3D Printing of Batteries: Fiction or Reality?

Motivated by the request to build flexible, wearable and customizable batteries of any shape while maximizing the energy storage and electrochemical performances, additive manufacturing, also called 3D printing, appears as a cutting-edge revolutionary discipline.

Battery components such as electrodes, separator, electrolyte, current collectors and casing can be tailored with any shape, therefore allowing the future direct incorporation of batteries and all electronics within the final three-dimensional object.

Moreover, the ability of this technique to build promising complex 3D electrode architectures reported to theoretically enhance significantly the battery performances in terms of power and capacity makes it appealing.


What drives you?
Passionate researcher with 5+ years of experience in the field of 3D printing of shape conformable energy storage devices including lithium-ion and sodium-ion batteries for their integration in advanced structures. Expertise in materials chemistry for energy storage and conversion, additive manufacturing, and electrochemistry.

Why should the delegate attend your presentation?
In this presentation, an overview of current trends in energy storage 3D printing will be discussed. Being a very innovative and trending topic in the scientific community, no doubt that additive manufacturing will, one day, revolutionize the development of batteries. Latest results on the topic obtained at the University of Texas at El Paso (USA) and at the Université de Picardie Jules Verne (France) will be presented. Do not miss it!

What emerging technologies/trends do you see as having the greatest potential in the short and long run?
Although lithium-ion batteries are currently the most common choice, it nonetheless suffers from safety concerns related to thermal runaway challenges. New chemistries such as sodium-ion batteries (SIBs) have been commercialized as an alternative to alleviate this, providing enhanced safety while also offering faster charge rate and higher power densities. SIBs are particularly promising due to the relative abundance of SIBs materials and precursors when compared to scarce lithium-ion battery materials. On the other hand, additive manufacturing is already revolutionizing many fields: aerospace, construction, electronics, biomedical. No doubt that in the long run, it will also revolutionize energy storage.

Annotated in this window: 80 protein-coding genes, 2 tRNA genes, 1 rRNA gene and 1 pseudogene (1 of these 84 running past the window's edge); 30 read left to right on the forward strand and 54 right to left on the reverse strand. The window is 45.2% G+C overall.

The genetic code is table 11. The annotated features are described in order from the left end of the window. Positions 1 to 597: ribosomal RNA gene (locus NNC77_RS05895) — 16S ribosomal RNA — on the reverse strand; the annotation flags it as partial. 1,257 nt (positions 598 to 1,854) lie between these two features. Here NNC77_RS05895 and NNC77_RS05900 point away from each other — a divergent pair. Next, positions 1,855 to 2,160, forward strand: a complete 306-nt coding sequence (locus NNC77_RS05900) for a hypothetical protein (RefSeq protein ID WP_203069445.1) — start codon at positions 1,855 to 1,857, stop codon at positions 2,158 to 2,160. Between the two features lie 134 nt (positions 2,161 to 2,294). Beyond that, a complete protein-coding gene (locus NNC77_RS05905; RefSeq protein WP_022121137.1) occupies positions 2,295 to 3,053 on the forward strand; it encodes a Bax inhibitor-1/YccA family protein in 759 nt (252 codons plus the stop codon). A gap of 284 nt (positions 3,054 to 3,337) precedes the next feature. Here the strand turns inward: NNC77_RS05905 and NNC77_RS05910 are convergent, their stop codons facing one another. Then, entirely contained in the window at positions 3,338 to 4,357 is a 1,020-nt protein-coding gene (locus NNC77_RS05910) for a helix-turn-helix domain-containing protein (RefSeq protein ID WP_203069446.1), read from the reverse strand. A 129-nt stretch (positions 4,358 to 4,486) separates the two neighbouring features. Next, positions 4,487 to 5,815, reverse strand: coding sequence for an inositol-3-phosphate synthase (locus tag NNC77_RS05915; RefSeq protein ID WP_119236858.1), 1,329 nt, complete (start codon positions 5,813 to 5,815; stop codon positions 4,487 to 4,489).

What kind of impact do you expect them to have?
By combining additive manufacturing and innovative battery chemistries, shape-conformable, tailored, greener and safer batteries with enhanced electrochemical performances are expected.

What are the barriers that might stand in the way?
For now, the main barrier consists in the resolution limitation conferred by additive manufacturing processes and the composite material feedstock formulation. Others questions still remain: How to reach the best compromise between mechanical and electrochemical performances? How to upscale 3D printing of batteries from research to industry?

“Special Quote”
“3D printing paves the way towards shape-conformable batteries with enhanced power performances.”

Alexis Maurel is working as postdoctoral researcher at the University of Texas at El Paso. He received his B.S. in chemistry from the Université Toulouse Paul Sabatier in 2015 and his M.S. in materials for energy storage and conversion from a joint Erasmus+ program (Poland, Spain and France) in 2017. He received in 2020 his Ph.D. in materials chemistry from the University of Picardie at Amiens (France) for his work on lithium-ion battery 3D printing via thermoplastic material extrusion. Expert on energy storage and additive manufacturing, he is now focusing his research activities on battery 3D printing via vat photopolymerization.

The University of Texas at El Paso is one of the largest and most successful Hispanic-serving institutions in the country, with a student body that is over 80% Hispanic. It enrolls nearly 25,000 students in 168 bachelor’s, master’s and doctoral programs in 9 colleges and schools. With more than $100 million in total annual research expenditures, UTEP is an R1 research university, a designation given to the top 5% of colleges and universities nationally, and ranked fifth in Texas for federal research expenditures at public universities.

Alexis Maurel is a speaker at the 2021 edition of the 3D Printing Electronics Conference.